“It’s a scary situation in South Dakota, and the rest of the United States should be paying attention,” said Carol Rosenthal, Hadassah’s regional director for the upper Midwest.
Rosenthal said the Sioux Falls chapter numbers about 45, and about 20 of these are women who kept their chapter membership after moving to points south. Still, the group has been active, making get-out-the-vote phone calls, planting campaign signs and bringing in senior Hadassah officials to campaign.
Affirmative action: Michigan voters will consider an affirmative action ban so broad it has earned the opposition of Jewish groups that in the past have hedged in their support for selecting candidates based on race or ethnic origin, like ADL and AJCommittee.
The initiative, which would “ban affirmative action programs that give preferential treatment to groups or individuals based on their race, gender, color, ethnicity or national origin for public employment, education or contracting purposes,” would kill worthy programs in scattershot fashion, Jewish officials say.
Detroit’s NCJW chapter has led opposition, Moshenberg said.
Stem-cell research. Hadassah’s St. Louis chapter and the local JCRC have taken the lead in stumping for a ballot initiative that would ban government interference in embryonic stem-cell research, except for human cloning.
The issue has been a Missouri focus in recent years because evangelical Christian groups have pressed the legislature to ban the research because it violates their definition of life.
Hadassah has taken a national lead in promoting the research because hospitals it funds in Israel have been on the cutting edge in using stem cells in developing a number of cures for cancer and other mutative diseases. The national organization flew St. Louis activists to a national conference in 2003 that explained the science behind the research.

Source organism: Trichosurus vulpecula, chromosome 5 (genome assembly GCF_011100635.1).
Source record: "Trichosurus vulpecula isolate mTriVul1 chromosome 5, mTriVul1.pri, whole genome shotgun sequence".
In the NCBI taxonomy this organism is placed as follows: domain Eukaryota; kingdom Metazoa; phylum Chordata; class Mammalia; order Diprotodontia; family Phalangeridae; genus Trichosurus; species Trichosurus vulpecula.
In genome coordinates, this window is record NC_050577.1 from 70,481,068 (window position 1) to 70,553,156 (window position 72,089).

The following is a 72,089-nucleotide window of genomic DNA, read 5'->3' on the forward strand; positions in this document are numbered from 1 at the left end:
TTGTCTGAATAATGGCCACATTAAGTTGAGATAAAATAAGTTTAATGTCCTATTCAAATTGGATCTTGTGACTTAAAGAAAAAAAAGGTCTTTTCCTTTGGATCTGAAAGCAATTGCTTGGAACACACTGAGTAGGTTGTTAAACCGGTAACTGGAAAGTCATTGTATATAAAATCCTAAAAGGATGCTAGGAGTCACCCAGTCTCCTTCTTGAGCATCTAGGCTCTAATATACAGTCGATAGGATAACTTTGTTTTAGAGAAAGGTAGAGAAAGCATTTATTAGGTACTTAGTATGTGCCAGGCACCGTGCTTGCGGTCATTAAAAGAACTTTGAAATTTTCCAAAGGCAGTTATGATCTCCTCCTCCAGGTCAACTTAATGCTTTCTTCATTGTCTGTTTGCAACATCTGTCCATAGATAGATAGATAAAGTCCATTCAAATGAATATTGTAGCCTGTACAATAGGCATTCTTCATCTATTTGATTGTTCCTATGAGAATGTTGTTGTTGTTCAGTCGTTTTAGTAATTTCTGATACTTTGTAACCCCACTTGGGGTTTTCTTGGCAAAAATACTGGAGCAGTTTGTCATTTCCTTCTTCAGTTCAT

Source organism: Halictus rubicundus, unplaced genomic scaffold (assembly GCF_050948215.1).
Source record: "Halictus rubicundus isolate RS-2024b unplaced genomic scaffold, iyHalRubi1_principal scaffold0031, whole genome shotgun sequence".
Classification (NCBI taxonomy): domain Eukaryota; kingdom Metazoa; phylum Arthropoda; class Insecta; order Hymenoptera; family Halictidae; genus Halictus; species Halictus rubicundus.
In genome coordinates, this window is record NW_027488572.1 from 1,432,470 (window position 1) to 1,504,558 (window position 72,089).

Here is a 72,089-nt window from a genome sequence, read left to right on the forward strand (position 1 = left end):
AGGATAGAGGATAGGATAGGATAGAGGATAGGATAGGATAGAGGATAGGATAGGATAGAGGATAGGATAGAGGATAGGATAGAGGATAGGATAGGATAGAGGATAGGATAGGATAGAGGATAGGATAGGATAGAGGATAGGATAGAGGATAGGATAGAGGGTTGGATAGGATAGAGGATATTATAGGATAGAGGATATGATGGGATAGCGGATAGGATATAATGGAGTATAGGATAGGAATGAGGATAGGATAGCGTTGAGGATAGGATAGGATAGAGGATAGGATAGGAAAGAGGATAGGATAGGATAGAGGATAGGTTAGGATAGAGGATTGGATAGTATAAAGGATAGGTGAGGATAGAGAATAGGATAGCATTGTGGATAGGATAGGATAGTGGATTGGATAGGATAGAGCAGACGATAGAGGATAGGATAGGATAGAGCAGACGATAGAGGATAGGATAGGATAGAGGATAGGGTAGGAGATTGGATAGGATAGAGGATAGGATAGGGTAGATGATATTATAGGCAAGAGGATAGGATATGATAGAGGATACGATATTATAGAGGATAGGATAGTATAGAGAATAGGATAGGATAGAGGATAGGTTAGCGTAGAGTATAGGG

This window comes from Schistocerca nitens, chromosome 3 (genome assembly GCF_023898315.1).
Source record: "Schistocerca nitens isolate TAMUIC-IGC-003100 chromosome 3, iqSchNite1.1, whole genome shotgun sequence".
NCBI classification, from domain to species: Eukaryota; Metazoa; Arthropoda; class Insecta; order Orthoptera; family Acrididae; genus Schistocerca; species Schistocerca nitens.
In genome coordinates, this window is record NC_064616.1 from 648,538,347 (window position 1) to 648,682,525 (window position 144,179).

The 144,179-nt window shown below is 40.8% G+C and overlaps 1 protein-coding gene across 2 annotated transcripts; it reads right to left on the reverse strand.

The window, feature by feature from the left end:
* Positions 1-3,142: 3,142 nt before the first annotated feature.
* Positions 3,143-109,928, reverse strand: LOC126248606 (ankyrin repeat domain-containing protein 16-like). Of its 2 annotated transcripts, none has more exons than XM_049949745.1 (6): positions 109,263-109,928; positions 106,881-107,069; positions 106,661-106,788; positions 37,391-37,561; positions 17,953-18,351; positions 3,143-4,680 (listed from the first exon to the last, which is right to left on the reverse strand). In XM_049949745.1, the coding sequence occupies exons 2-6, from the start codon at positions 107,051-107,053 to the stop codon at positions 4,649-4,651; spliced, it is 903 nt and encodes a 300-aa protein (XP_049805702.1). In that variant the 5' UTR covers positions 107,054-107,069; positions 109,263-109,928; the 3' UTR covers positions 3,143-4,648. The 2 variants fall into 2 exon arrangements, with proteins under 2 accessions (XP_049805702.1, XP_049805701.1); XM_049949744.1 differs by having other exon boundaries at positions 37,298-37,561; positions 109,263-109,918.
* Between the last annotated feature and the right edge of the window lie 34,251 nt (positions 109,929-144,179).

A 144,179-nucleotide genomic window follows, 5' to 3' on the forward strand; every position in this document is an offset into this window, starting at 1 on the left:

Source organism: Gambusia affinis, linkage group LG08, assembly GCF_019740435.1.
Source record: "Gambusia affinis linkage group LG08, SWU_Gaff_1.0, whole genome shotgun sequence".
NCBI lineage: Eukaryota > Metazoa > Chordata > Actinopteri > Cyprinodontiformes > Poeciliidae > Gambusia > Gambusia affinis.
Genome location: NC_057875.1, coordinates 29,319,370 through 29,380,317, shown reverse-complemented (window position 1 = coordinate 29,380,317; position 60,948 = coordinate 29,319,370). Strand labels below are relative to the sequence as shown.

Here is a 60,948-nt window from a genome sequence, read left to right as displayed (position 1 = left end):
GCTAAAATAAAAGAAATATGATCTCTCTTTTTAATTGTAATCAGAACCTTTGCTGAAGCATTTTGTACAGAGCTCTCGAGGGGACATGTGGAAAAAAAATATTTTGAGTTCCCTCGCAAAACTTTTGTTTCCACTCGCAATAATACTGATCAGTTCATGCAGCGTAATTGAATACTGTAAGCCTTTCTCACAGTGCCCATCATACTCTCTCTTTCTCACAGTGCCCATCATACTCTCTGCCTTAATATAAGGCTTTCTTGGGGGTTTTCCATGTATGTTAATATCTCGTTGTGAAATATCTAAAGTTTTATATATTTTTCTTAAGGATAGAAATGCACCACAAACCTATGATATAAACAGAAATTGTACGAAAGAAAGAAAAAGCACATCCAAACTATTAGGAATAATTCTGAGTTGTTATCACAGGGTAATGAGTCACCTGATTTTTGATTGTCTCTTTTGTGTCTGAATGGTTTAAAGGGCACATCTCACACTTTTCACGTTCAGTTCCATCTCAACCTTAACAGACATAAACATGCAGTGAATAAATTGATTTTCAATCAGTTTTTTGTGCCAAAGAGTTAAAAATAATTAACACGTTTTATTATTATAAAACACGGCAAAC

Galvanized, the activists returned to St. Louis and became founding members of the Missouri Coalition for Life-Saving Cures, which is backing the proposition.
“We want to make sure the work being done in Israel by Hadassah is able to be accessed here in the United States,” said Cheryl Adelstein, who leads advocacy for the issue in Hadassah’s St. Louis chapter.
The proposition has become a hot-button issue in the tight U.S. Senate race between Republican incumbent Jim Talent and Democrat Claire McCaskill, the state auditor. Polling shows that Talent’s opposition to the initiative has hurt his chances with independents and moderate Republicans.
In other state initiatives:
The AJCommittee, NCJW and the Reform movement oppose eight ballot initiatives that would ban gay marriage.
The ADL and Tucson’s Jewish Community Relations Council oppose Arizona initiatives that would ban childcare, bail and legal damages for illegal immigrants.
The Reform movement supports initiatives in six states to raise the minimum wage.
NCJW is opposing a “taxpayer’s bill of rights” in Oregon. Such initiatives have severely limited state funding for social and educational programs.
Several local initiatives also are being monitored:
The ADL is opposing two ballot initiatives in the Massachusetts electoral district that includes the town of Somerville, which has seen Israel divestment issues in the past. One initiative promotes divestment and another backs the return of Palestinian refugees to Israel.
In Boise, Idaho, the AJCommittee is monitoring an initiative that would allow public display of the Ten Commandments.
In Denver, the ADL is monitoring an initiative that would steer local funds to religious preschools.
The Archive of the Jewish Telegraphic Agency includes articles published from 1923 to 2008. Archive stories reflect the journalistic standards and practices of the time they were published.